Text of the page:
Kitchen Kulture: Bolognaise Sauce 101

spaghetti-bolognaise

Being the foodie that I am, you might guess that when it comes to pasta I wouldn’t choose anything less than a seafood or a truffle-based sauce to accompany this Italian delicacy. However, bolognaise sauce always tops my list. Maybe because I am a carnivore at heart, maybe because it’s simply one of the richest and most original pasta toppings and maybe because it’s also very simple in the making. Or maybe it’s just the nostalgic element – we all as kids grew up with it, so it’s kind of left a mark.

In Chef lingo, bolognaise is spelt “Bolognese” and it’s called a “ragu”, which also involves celery, carrots, pancetta (Italian bacon) and wine. The recipe dates back to the 18th century, where the first documented version appeared near Imola, Bologna in Italy. Also, in Italy – where food is taken very seriously – they don’t serve Bolognese sauce with spaghetti; it’s served with tagliatelle pasta. So there’s a little food history lesson for you!

Spaghetti bolognaise is one of the easiest dishes you can prepare and should be on your 101 list of things to know in the kitchen. This is the mother ship recipe, which I would recommend you start with. If you have any leftovers, pop those into an oven dish, top over with béchamel sauce and mozzarella and that’s another really cool dish you can serve, too!

So get your knives sharpened, board ready and get ready to make some bolognaise sauce!

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Ingredients:

  • 1/2 KG minced meat
  • 1 finely chopped onion
  • 1 finely chopped tomato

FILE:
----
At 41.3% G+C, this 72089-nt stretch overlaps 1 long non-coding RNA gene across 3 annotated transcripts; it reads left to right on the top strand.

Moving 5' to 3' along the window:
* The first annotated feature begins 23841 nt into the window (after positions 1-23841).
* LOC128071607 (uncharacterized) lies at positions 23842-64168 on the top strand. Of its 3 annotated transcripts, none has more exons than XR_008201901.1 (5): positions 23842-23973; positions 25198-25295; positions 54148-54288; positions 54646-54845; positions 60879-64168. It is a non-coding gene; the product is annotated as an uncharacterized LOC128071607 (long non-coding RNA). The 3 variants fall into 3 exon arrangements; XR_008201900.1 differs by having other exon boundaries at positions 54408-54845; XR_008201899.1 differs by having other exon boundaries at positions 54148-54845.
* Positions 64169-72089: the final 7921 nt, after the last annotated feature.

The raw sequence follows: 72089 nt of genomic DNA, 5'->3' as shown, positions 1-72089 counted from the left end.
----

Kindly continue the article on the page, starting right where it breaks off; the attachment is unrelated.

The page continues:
• 2 tbsp tomato sauce/paste
  • 2 tbsp vegetable oil
  • 1/4 cup water
  • 1 tbsp oregano/thyme
  • 2 bay leaves
  • Salt & Pepper to taste

 

Method:

Sautee the onions on medium heat til they change color and become more yellow. Don’t burn them!

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Add in the minced meat and mix with the onion, while breaking the meat up with your spatula. Let simmer for 10 minutes. You will notice some water being released, which are the juices from the meat, and the meat will change color from pink to brown.

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Add the tomatoes and let simmer for 5 minutes, then add your tomato sauce, water, oregano, bay leaves, salt & pepper and bring the heat to low.

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Let simmer on low heat for around 15 minutes til the meat is tender and the sauce is absorbed. You can add some water if you want it more saucy – depends on the texture you prefer.

You can also freeze the sauce if you’re not going to use it right away, so you can always have some in stock!

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WE SAID THIS: Bon appétit!

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